Thursday, 2 September 2010

Plowden and Thompson Glassworks

Plowden and Thompson are one of a dying breed of glass manufacturers and still manage to create bespoke glass for glass artists, hospital equipment, window manufacturers, the local butchers! (yes they really do!!!) and pretty much anyone who wants glass made for them. Their glassworks is just along the river from the main festival venue, The Ruskin Glass Centre, and is a pandoras box of glass. I managed to sneak onto a tour of the glassworks (I needed a paid ticket but by the time I realised we were already inside having the tour, oops!) and then had a look at more amazing glass in the exhibition alongside the works (this bit was free to everyone so I was too cheeky really, honest!).

The glass gets gathered in the kiln and poured into a mold, the press above it then comes down to flatten the glass and creates a round window.

They manufacture glass rods of just about any glass COE (co-efficiency, when you work with glass it needs to be the same COE so that it melts together at the same rate, if not it will crack). This was just half of the room. In the VERY long space below this room (so long you couldn't see the end as it was too dark) they are able to pull glass lengths by hand or machine to create these. Their preferred method is by hand as the machine tend to leave a slight curl in the rod which isn't perfect enough and they like to be the best they can be. Plowden and Thompson are know for having the best red coloured glass in the world and are definitely determined to keep it that way!

I absolutely loved this piece in their exhibition, probably my favourite of all the glass I saw. Its by Gill Hobson and called 'Celeste Amethyst' but with a price tag of £2200 I'm afraid to say its not yet in my house. Each individual piece of glass was a mini work of art in its own right and woven together with the wire in this way looked gorgeous.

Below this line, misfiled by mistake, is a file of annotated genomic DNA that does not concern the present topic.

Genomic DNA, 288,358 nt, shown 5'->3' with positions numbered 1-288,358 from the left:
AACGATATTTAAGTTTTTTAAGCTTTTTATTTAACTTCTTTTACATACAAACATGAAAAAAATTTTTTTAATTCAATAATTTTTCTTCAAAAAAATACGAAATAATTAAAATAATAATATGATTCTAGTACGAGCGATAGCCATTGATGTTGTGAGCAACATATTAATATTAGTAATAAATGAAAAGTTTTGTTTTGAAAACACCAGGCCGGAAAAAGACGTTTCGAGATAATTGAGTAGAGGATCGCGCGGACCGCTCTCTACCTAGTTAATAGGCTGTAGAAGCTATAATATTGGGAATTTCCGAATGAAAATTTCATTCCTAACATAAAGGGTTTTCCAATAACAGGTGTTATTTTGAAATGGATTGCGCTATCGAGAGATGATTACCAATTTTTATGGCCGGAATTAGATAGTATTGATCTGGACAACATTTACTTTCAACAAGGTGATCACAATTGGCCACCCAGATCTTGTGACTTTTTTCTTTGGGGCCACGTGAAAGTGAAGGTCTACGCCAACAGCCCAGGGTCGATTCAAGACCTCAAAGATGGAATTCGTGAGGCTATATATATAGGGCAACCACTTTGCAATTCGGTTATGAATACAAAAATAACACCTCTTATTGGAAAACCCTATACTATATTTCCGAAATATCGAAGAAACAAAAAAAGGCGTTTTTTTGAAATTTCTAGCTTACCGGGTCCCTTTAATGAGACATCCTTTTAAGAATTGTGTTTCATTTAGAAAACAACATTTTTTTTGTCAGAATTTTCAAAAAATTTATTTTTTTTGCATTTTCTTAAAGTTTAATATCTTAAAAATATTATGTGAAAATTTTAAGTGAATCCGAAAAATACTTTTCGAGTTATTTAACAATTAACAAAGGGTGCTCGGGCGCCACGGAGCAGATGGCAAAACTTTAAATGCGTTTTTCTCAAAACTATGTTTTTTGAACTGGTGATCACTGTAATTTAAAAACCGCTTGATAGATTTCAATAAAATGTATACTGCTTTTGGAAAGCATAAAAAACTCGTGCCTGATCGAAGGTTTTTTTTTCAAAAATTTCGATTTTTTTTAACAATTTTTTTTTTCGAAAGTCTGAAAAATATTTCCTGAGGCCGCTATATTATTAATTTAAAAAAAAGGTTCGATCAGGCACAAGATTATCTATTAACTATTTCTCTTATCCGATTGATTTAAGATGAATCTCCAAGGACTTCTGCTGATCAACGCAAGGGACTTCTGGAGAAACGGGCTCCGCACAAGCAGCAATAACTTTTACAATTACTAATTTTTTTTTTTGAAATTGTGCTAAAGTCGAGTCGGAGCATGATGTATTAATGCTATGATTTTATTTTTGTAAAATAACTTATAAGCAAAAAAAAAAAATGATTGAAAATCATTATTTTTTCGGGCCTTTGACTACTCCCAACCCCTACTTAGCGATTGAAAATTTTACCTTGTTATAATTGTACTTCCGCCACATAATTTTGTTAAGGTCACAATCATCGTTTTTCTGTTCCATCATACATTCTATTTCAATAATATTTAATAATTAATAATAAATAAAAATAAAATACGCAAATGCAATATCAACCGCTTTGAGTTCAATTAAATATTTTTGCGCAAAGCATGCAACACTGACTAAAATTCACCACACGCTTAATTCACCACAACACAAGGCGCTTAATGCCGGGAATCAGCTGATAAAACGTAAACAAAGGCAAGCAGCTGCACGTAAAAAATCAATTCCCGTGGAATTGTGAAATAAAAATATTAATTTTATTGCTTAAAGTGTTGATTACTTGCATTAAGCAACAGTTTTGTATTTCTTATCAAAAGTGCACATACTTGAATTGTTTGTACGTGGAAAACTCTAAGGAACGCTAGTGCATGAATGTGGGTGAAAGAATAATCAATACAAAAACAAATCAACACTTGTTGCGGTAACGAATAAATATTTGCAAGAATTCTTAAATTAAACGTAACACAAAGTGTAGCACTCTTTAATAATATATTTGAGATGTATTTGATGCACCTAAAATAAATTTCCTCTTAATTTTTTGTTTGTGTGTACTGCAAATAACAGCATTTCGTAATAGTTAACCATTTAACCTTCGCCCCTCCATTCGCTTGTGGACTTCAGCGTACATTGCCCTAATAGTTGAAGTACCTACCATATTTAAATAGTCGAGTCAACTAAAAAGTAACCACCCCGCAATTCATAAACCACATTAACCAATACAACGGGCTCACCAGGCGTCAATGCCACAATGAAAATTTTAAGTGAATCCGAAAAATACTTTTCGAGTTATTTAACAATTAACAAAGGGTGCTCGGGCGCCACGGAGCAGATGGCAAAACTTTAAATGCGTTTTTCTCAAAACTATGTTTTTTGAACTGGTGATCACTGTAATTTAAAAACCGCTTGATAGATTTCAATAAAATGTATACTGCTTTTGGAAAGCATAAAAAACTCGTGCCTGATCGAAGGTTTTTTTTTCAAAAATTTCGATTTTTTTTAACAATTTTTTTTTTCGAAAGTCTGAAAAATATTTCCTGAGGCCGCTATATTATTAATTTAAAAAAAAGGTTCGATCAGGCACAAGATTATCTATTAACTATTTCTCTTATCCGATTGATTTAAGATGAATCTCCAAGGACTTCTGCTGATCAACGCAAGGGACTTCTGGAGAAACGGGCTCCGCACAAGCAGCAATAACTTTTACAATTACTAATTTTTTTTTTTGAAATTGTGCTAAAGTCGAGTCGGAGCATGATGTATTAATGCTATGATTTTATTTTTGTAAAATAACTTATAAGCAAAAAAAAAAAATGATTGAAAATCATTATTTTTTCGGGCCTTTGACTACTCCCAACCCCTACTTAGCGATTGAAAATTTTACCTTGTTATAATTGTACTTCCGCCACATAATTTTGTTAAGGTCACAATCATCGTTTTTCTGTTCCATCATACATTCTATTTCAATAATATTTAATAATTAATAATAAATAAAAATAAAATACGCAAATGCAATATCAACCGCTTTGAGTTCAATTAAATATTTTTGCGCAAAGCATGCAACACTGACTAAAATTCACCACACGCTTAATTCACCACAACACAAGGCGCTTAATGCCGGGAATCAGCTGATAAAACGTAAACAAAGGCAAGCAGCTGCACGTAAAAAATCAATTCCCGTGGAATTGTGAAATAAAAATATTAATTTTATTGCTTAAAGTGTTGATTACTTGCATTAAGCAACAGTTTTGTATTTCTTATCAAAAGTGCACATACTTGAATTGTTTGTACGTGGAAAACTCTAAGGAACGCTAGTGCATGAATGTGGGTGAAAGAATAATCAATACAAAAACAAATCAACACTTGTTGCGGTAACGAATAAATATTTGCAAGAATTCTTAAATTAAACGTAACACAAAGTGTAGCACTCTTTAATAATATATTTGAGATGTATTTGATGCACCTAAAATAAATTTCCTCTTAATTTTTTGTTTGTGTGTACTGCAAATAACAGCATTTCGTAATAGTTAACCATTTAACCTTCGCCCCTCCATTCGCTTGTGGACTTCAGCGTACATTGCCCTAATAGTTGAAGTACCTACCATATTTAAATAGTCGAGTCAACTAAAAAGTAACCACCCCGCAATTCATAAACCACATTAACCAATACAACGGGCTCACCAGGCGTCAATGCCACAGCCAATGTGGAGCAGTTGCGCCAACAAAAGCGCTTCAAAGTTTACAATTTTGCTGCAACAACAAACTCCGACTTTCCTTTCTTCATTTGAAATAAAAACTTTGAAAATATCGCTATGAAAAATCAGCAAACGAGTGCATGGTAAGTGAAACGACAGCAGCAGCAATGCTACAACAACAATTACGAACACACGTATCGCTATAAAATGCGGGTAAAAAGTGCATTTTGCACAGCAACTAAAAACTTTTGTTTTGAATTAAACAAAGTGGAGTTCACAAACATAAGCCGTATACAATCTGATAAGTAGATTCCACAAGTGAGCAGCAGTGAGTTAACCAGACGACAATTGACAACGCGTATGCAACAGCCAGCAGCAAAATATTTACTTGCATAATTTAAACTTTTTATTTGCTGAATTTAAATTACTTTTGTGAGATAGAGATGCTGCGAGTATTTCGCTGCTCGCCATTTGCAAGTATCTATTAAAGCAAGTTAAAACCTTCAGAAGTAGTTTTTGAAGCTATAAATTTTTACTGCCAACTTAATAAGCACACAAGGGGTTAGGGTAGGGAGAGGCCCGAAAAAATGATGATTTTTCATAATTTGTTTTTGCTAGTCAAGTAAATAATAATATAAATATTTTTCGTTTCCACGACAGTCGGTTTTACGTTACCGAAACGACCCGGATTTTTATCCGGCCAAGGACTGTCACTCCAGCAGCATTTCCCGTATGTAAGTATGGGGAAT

This piece was going to be auctioned for 'Help For Heroes', its by Diana Dias-Leao and called 'Glass Corset'. Although it looked kind of spikey and uncomfortable the poppies softened the work and it was certainly drawing a lot of attention. I hope it raised a lot of money for the charity.

The lampworker who made this piece was at The Bead Fair at the Bonded Warehouse (which was also a venue for the festival) on Saturday. On her stall I noticed similar beads and spoke to her about this piece. She was clearly quite proud that someone had recognised her work from this exhibition. If only I could create something like this with my own lampworking I'd also be very proud. I'll keep practicing and see how I get on.

Next venue- Red House Cone tomorrow

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